The beauty fix

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The beauty fix

Tuesday, 30 June 2020 | Ayushi Sharma

The beauty fix

Many brands, which have lost out on shelf sales and pickups by salons and parlours, are therefore rolling out DIY kits for replicating salon-like experiences at home, says Ayushi Sharma

The lockdown and the growing emphasis on hygiene have given a new twist to the beauty industry, simply because it has made people realise that there are many essential items that can be found in their kitchen, which can help them deal with their grooming and looks. Recently, many brands, which have lost out on shelf sales and pickups by salons and parlours, are therefore rolling out DIY kits for replicating salon-like experiences at home.

 Given the realities of working from home, following all the precautionary measures such as social distancing and mandatory wearing of the masks, the desire to wear make-up and fragrances is declining. As a result, along with the rise in DIY treatments — which had increased even before the pandemic hit — users are logging online to buy grooming kits that include products such as eyebrow shapers and tweezers, face massagers and hair trimmers. The next most sought after products are those that work on your skin routine.

Whether you want to make your own scrub or a home-made manicure at the fraction of the cost of your usual one, there are all sorts of kits in the market. Vibha Khanna Rastogi, Director of Sawadhee Traditional Thai Spa, shares the reason why customised kits are the way for the future, now more than ever. She says, “DIY treatments are on the rise right now as a lot of people are working from home and have more time on their hand than usual to experiment with ingredients easily available. Earlier, they had the luxury of stepping out of their homes to grab a professional service. Now they don’t have that liberty. Many beauty brands are also regularly sharing tips and tricks for easy DIY methods, encouraging more people to indulge in them.”

Dr Blossom Kochhar, founder and chairperson of the Blossom Kochhar Group of Companies, tells us that since the lockdown started, she herself has been teaching her clients to do DIY treatments with kitchen ingredients as they are natural and can work wonders for the skin. There will be more clamour for buying DIY products online, notes Shahnaz Husain, founder and chairperson and MD of The Shahnaz Husain Group. She has also been planning to launch her new range of herbal sanitisers soon.

 In view of the global health crisis, debates and conversations around building immunity and inner wellness have reached the zenith. “At-home experiences like facials, face-masks (sheets), hair colour are on the rise. Brands are doing tutorials to create a salon-like feel at home using the same products available at a salon or a spa. It’s amazing to see people preferring lasting wellness over instant gratification,” says cosmetologist Seema Nanda, founder of Estetico — The Facial Bar.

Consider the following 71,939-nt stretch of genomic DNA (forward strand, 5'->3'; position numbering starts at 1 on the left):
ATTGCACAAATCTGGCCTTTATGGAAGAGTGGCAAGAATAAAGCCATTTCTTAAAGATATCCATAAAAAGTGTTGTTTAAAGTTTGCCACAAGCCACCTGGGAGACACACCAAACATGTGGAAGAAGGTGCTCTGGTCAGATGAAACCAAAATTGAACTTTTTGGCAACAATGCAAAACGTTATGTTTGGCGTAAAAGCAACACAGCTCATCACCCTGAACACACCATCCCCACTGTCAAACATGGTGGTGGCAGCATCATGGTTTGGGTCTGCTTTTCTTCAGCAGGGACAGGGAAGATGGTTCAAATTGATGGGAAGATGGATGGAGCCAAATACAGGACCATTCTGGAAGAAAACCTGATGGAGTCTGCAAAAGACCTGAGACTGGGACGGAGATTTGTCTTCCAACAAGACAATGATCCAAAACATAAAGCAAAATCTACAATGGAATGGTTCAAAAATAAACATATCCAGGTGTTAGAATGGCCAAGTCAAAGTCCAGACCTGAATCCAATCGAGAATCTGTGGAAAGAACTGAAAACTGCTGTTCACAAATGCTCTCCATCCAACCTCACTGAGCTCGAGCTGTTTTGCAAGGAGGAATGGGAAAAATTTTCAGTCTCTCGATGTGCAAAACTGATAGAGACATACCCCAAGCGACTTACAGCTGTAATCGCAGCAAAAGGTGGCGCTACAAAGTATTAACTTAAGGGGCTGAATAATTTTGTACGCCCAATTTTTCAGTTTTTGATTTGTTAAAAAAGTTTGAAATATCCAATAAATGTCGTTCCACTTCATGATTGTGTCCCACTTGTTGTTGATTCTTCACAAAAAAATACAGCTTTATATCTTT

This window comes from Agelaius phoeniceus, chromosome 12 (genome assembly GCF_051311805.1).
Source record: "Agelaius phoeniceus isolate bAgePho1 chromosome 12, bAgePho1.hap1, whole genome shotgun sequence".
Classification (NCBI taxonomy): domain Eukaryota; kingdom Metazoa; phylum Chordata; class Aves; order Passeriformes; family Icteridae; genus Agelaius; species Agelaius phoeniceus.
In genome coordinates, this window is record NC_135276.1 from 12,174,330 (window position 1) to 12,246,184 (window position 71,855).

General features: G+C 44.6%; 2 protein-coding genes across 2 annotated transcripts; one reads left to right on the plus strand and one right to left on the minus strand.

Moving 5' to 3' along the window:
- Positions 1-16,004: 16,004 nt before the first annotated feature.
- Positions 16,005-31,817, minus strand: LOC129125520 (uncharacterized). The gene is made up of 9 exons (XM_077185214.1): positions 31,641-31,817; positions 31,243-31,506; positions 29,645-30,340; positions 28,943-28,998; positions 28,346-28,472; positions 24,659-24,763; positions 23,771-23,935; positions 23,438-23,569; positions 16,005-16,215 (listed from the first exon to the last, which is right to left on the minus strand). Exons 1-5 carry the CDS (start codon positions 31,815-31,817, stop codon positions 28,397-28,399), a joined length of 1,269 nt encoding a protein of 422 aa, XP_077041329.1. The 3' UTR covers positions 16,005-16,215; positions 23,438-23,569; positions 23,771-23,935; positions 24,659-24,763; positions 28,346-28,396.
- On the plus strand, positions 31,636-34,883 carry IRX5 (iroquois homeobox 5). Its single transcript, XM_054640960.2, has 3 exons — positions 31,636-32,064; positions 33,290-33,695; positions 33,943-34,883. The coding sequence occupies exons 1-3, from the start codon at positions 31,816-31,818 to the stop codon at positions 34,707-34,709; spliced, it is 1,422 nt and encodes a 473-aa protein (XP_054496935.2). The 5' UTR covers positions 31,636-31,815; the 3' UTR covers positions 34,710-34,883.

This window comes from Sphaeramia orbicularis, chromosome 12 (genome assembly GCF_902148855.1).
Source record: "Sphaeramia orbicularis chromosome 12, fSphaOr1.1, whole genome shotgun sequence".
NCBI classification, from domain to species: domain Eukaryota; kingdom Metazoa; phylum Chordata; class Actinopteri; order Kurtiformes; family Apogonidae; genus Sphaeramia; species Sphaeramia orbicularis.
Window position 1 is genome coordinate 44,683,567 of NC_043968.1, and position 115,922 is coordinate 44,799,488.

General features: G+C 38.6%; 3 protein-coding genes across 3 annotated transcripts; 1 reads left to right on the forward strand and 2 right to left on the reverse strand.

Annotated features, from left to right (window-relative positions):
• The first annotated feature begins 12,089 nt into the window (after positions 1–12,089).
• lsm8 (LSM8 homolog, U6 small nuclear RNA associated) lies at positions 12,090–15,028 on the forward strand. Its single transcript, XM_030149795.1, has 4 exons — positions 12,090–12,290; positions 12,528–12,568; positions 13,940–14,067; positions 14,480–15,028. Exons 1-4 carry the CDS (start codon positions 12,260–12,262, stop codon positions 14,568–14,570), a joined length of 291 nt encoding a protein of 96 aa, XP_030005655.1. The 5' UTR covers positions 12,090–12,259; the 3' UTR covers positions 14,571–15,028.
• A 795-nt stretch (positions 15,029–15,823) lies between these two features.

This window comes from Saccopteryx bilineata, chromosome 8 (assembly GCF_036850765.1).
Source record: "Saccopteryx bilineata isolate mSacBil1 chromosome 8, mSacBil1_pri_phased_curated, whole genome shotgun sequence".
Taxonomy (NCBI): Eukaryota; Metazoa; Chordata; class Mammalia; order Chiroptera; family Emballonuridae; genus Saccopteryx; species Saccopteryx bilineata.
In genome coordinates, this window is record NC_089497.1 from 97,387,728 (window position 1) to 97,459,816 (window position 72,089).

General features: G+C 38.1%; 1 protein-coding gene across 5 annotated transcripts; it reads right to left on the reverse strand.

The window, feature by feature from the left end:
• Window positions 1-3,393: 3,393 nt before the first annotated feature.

Companies have suddenly redirected their pitches to express that their products are still relevant. Now, they have been targeting consumers by promoting various make-up routines on how to look your best while attending virtual meetings and video conferences. Also, they are presenting “skincare” as a calming ritual that offers a quick breather from the lockdown-induced anxieties. Recently, L’Oreal India shared that they were engaging with users online to help them colour hair at home. “It might be time to take eyebrow grooming into your own hands,” reads a line on an Instagram post of a makeup brand, Revlon, telling consumers that they can turn themselves into a pro. “You are doing your part by staying in, so we at Schwarzkopf want to help you feel like your best self at home,” reads another caption on an Instagram post by the hair colouring brand. They recently shared ten foil methods to achieve the fully highlighted effect in order to help address consumers’ concerns of limiting time outside of their homes. The ads and campaigns play up products in tune with the times such as skin, eye care and home hair-colouring kits. These are largely played out on social media instead of using television as a media.

The beauty industry has been resilient in the past but could this pandemic have a different outcome? And also, will this have a long term effect as people might start getting comfortable with the DIYs and avoid repetitive visits? Let’s find out what experts have to say.  “We believe people go to a luxury spa or salon, not just for the treatment but for the experience at large. DIY treatments have existed long before the pandemic hit us but people were still preferring to go out as it’s much more relaxing and done by a professional. The whole experience is very calming and rejuvenating and that cannot be substituted by DIY treatments,” says Vibha.

 Dr Kochhar and Seema add on that DIYs are great. With the products that brands are now offering, they can help you in taking care of yourself but what a professional service can do is way different. “It involves proper techniques, machines and the right kind of environment to give the right effect. May be off for a few months, people might not come for repetitive services but once they feel comfortable about the hygiene standards practised at the salons, they would be interested to visit,” says Seema.

“The current DIYs that are trending are the use of seasonal fruits like papaya and watermelon for face packs and scrubs. Also, rice flour for scrub, honey and aloe vera for moisturising, banana and glycerine for hair nourishment are really popular when it comes to making packs at home,” shares Dr Kochhar.

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